Wellness, Food

Stress or Bad Diet: Which Is Worse?

You get stressed, you get triggered — you order a pizza.

Yum!

Bad, though.

I guess we’ve all been there at some point. But while many of us look for ways to cut out the triggered bit so that we don’t gorge on pizza each time we have a bad day at work, too few of us are examining the actual stress bit.

Think eating pizza is bad? Wait until you find out what stress does to you. Sure, it triggers us and causes us to overeat (or undereat), but it does so much more than that. If you want to get healthier, you not only have to cut out a bad diet, you also have to cut out stress — or learn how to cope with it better.

In this article, I’m going to take a look at the effect stress and a bad diet has on our bodies, as well as ways you can remove as much stress and overwhelm from your life as possible.

How bad is a bad diet?

Very bad.

A poor diet means you’re not getting the nutrients you need into your system, and it puts you at risk of developing high blood pressure, tooth decay, high cholesterol… as well as more dangerous conditions, such as heart disease, stroke, and diabetes.

The thing is that a poor diet can easily be remedied by changing your habits and incorporating more fruit and veg to your weekly grocery list. It’s important to mix things up between the five food groups and get at least five servings of veggies per day as well as two servings of fruit if possible.

You should also aim to drink more water (fresh from the tap or filtered, ideally!) and cut down on the amount of sugar and fried foods you eat.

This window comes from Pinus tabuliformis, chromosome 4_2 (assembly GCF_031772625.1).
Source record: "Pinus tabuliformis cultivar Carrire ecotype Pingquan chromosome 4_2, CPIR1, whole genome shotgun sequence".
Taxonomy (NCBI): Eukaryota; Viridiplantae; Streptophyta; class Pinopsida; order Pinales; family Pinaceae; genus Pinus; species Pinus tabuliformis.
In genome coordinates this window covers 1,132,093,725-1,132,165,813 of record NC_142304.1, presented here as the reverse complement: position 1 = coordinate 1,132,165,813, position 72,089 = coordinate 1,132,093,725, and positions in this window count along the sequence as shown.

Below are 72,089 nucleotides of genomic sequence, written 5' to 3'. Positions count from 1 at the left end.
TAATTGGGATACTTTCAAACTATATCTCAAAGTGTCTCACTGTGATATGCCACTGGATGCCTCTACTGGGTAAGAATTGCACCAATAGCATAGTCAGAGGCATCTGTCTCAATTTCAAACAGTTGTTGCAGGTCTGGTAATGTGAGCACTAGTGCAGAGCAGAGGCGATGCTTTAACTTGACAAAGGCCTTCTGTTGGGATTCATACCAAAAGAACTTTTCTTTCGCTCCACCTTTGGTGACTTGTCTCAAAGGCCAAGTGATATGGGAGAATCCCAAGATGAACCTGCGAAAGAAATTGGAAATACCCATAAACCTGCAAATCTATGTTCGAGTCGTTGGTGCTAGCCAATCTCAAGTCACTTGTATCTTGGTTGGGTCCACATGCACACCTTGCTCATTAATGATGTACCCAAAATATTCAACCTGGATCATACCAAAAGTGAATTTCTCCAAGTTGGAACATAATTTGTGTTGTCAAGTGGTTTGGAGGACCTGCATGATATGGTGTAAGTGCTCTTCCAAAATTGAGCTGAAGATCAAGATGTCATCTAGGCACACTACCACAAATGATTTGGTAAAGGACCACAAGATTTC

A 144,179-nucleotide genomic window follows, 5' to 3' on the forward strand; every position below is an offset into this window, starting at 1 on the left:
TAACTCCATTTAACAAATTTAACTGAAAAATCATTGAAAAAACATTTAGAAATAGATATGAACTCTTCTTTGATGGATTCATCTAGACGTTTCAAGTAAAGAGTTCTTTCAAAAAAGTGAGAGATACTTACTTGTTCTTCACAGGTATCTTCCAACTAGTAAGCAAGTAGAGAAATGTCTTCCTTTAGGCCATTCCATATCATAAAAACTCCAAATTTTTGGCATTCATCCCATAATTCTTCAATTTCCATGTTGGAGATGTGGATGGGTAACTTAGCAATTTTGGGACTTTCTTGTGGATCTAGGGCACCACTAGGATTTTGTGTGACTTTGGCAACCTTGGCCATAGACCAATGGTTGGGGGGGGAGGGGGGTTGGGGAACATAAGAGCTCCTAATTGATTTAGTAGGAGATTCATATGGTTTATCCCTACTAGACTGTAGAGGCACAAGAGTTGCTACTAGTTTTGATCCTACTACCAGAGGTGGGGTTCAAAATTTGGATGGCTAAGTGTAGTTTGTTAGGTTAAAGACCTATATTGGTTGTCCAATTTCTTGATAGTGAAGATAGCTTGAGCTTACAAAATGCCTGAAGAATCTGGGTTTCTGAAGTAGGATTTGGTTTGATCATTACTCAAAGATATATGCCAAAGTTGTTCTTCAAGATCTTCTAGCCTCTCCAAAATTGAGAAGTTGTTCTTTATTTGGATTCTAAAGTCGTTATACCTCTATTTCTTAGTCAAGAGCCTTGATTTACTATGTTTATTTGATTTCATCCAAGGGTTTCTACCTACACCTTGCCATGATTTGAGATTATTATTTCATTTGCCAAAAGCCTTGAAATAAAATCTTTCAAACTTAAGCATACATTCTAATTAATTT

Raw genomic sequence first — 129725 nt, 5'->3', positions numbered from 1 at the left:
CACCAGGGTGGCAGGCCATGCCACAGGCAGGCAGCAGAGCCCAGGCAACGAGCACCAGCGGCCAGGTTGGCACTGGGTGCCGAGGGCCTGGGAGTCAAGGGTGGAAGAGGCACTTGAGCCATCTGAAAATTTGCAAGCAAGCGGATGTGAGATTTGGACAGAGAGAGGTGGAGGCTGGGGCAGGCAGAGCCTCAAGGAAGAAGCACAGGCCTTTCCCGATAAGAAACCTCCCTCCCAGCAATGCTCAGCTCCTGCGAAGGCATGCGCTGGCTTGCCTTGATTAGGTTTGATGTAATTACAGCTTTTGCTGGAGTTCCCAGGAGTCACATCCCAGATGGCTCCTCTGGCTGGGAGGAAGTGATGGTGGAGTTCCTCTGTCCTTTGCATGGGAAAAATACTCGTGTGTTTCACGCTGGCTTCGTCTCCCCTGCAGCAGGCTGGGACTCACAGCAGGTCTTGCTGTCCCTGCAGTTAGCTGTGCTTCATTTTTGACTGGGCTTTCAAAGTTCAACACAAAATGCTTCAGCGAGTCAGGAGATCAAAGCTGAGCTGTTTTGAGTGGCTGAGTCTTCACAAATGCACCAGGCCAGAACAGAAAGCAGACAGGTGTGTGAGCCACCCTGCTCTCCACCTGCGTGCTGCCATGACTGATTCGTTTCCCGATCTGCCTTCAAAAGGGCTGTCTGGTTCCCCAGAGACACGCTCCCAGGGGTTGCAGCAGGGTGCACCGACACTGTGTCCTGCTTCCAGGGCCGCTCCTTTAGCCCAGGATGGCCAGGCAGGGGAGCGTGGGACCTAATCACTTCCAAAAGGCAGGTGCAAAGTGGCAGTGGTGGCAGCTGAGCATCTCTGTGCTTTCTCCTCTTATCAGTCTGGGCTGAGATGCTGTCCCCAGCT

It’s important to note that you don’t have to cut out all sugars and fats, but it’s essential that you limit your intake.

How bad is stress?

The problem with stress is that many of us decide we’ll just ride the storm out.

Having a bad day at work? Deal with it! we tell ourselves. It’s no use complaining — we may as well just roll our sleeves up and crack on. After all, there are people in far worse situations than we are.

The problem is that, while many of us might decide to change our diet, and while changing our diet is pretty easy on the face of it, way too many of us ignore stress. We let it get out of control until, eventually, we may decide to spend $50 an hour on a therapist. Or we quit our job. Or we, you know, snap out at our loved ones.

And here’s the thing: Stress is bad. And because most of us just ignore it or ride it out, it can in some ways be worse than a bad diet.

Over the long term, stress becomes chronic, constant, and dangerous to your body. It can prevent you from sleeping, wreak havoc on your digestive system, and it can harm your immune system so that it stops functioning properly. And when your immune system stops functioning properly, your body isn’t able to fend off attack from infections and virus with the same aplomb. Then, you get sick all the time. Headaches, cramp, indigestion — the works.

The worst thing is that chronic stress is an endless loop. Your body becomes so used to you being stressed all the time that it literally forgets how to function normally. This is when sh*t gets really bad and stress can — like a bad diet — lead to mental health problems, diabetes, high blood pressure, and heart disease.